ALAMEDA – The Raiders considered suspending Antonio Brown for conduct detrimental to the team following a Wednesday altercation with general manager Mike Mayock.

Brown called Mayock some unflattering things on the practice field, per sources, using words that can not be repeated on this site, though he denied that in a conversation with ESPN. He was told to stay home from work Thursday, but was back in the Raiders facility Friday morning to mend broken fences.

Brown offered an emotionally-charged apology to the team, some players in the room said, and a few hours later head coach Jon Gruden announced he was back in the fold with a plan to play Monday night against the Denver Broncos.

That’s quite an about-face.

“Antonio is back,” Gruden said. “We’re excited about that and ready to move on. He has had a lot of time to think about things, and we’re really happy to have him back. I know Raider Nation is excited about that, too.”

Some may be surprised by this course of action, which significantly improves odds of beating Denver on Monday night. It’s uncertain if Brown will be fined in time – that may stay private if he is – but Brown essentially comes away free and clear after dressing down the general manager in a relatively public space.


The decision actually does Brown a great service. Playing him Monday against Denver, or at least keeping him on the 53-man roster while inactive, would fully guarantee his $14.625 million base salary. Had the Raiders suspended him, the could’ve kept the door open to take all of the $29 million guaranteed over three years due to misconduct. They still could take guarantees in subsequent seasons, but they would have to show future misconduct and suspensions without pay in order to do that, and only if Brown makes future mistakes.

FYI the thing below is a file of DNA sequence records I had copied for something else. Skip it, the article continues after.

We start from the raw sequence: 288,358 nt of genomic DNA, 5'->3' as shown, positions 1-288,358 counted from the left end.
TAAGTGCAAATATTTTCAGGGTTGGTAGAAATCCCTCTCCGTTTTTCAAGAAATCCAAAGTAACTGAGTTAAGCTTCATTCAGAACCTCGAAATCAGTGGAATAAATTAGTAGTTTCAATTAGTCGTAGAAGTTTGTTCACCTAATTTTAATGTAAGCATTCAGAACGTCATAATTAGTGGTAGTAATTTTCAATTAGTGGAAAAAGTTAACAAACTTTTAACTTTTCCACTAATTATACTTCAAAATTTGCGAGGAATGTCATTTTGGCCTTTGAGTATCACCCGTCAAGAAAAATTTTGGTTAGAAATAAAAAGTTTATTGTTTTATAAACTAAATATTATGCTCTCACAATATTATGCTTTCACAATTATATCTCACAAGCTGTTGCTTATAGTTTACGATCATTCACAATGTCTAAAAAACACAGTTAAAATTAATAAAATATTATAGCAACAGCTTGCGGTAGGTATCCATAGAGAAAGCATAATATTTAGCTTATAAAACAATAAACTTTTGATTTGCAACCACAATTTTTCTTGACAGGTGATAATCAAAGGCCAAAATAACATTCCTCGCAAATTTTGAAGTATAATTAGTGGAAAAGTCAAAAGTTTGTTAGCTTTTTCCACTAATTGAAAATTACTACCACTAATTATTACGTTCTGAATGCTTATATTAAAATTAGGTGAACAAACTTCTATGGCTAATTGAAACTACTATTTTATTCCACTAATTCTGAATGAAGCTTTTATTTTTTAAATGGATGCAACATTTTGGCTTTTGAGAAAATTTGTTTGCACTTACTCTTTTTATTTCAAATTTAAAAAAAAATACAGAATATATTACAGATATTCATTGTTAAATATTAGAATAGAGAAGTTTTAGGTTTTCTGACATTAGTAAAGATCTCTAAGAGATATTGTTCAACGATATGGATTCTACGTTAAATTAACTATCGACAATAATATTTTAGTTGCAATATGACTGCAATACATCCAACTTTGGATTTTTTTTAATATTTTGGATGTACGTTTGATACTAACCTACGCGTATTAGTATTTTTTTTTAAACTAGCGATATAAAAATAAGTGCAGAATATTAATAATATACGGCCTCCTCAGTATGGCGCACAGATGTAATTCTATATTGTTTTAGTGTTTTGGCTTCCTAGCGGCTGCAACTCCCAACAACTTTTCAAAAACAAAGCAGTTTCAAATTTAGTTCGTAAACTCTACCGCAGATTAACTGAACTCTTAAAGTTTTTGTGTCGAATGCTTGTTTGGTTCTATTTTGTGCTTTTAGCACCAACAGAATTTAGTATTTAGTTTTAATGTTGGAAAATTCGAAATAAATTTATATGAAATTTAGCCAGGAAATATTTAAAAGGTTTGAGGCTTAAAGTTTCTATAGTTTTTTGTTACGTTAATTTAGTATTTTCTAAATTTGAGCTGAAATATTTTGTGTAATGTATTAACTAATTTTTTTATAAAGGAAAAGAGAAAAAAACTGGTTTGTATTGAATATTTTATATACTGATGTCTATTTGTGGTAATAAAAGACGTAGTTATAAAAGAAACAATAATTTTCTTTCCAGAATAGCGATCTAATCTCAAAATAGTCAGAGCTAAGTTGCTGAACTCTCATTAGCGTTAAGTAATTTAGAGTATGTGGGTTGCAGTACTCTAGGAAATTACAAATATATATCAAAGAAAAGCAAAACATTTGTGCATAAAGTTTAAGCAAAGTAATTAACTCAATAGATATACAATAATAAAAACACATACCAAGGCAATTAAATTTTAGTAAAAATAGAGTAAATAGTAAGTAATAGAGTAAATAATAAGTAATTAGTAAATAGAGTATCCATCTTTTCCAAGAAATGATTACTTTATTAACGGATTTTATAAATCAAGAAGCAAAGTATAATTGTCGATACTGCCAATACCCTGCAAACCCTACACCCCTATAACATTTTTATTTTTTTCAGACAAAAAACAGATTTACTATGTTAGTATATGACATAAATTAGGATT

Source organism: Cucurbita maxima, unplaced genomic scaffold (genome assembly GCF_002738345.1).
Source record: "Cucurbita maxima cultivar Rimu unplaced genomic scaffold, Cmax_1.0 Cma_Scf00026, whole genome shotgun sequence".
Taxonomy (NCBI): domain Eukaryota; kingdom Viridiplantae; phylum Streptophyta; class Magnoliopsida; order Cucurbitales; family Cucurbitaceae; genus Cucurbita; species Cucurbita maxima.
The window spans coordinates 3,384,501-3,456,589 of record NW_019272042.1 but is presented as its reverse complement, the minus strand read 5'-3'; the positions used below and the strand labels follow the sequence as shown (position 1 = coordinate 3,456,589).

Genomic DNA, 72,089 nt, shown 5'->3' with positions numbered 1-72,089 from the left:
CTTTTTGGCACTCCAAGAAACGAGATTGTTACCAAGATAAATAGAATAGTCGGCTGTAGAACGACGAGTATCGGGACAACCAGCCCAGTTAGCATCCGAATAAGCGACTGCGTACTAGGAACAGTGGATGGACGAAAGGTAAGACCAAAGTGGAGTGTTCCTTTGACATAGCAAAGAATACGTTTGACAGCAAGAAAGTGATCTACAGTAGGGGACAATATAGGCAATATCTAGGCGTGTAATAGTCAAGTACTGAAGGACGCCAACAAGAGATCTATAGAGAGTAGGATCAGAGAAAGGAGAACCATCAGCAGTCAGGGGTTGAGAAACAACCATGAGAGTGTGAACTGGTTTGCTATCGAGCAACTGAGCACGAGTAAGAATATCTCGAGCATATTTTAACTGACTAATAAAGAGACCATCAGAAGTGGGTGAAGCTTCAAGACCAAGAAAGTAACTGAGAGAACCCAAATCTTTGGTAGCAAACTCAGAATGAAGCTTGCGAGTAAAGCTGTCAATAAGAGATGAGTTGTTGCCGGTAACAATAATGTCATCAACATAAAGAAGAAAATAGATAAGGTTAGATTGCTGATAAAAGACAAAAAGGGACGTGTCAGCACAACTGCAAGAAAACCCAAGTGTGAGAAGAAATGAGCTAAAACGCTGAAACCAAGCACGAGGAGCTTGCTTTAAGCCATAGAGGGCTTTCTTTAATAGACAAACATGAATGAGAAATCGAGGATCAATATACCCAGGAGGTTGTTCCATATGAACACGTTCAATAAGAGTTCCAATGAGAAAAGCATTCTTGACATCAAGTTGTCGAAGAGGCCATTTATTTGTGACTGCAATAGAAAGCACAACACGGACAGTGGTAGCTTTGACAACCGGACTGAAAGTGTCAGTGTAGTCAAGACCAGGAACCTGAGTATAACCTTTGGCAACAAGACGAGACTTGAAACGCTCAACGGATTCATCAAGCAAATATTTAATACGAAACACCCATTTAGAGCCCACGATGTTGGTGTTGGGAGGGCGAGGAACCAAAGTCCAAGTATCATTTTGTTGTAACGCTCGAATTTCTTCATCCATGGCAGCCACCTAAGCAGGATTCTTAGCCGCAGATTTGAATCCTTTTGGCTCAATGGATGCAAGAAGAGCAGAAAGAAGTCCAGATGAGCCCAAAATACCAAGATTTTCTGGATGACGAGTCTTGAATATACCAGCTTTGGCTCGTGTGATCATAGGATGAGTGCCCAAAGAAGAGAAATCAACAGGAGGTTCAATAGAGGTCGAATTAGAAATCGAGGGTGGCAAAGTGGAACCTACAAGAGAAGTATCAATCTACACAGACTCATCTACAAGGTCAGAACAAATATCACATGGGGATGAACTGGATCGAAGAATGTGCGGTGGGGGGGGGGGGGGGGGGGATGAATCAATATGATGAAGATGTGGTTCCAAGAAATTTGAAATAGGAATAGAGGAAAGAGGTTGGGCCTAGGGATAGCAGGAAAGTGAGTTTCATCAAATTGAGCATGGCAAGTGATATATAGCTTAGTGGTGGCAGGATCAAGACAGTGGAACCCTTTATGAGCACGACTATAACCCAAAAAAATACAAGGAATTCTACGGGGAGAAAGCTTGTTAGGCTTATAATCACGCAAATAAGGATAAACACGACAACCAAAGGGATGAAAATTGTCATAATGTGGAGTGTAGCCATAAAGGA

A cynic might say Brown earned some money Friday, and some understanding that superstar treatment is as real here as it reportedly was in Pittsburgh.

The Raiders want to win, and Brown undoubtedly helps them do that. He is, after all, their best player by a country mile. Suspending him to start the season or severing ties – that was a nuclear option, to be sure – would’ve hurt the 2019 product in similar ways to the eve of last season, when Khalil Mack was traded at the 11th hour.

It starts the season on a sour note, with a brutal beginning to the schedule that could send the Raiders spiraling out of control even under normal circumstances. big-time Antonio Brown play would change the taste in everyone's mouth. 

Also, where is Mayock stand in all of this? He was the one confronted in this incident, after simply fining a player for unexcused absences. Even if Gruden is obviously in charge of all things Raiders, Mayock holds a high rank in this organization.

Soldiers should always salute a general.

Right now, it looks like the Raiders have let insubordination stand. Does this alter Mayock's influence in the locker room? Brown could go the extra mile to apologize to Mayock in public and put him back in proper esteem, but it doesn't seem like that's going to happen after a short public apology where Mayock (or anyone else) was not mentioned by name. 

Mayock has played the bad cop in trying to corral Brown through issues with his feet and helmet, issuing a stern “all-in, all-out” ultimatum on Aug. 18 that brought Brown back to the fray for a little while at least.

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It must be noted that we still don’t know if some punishment will come from this incident, either from a larger fine or him missing part of Monday's game.

We also don’t know what Brown will do next. He needs to continue mending fences, take responsibility for what transpired Wednesday and avoid similar incidents in the future to calm waters and bring the focus back to football for the first time since he arrived in Napa on a hot-air balloon.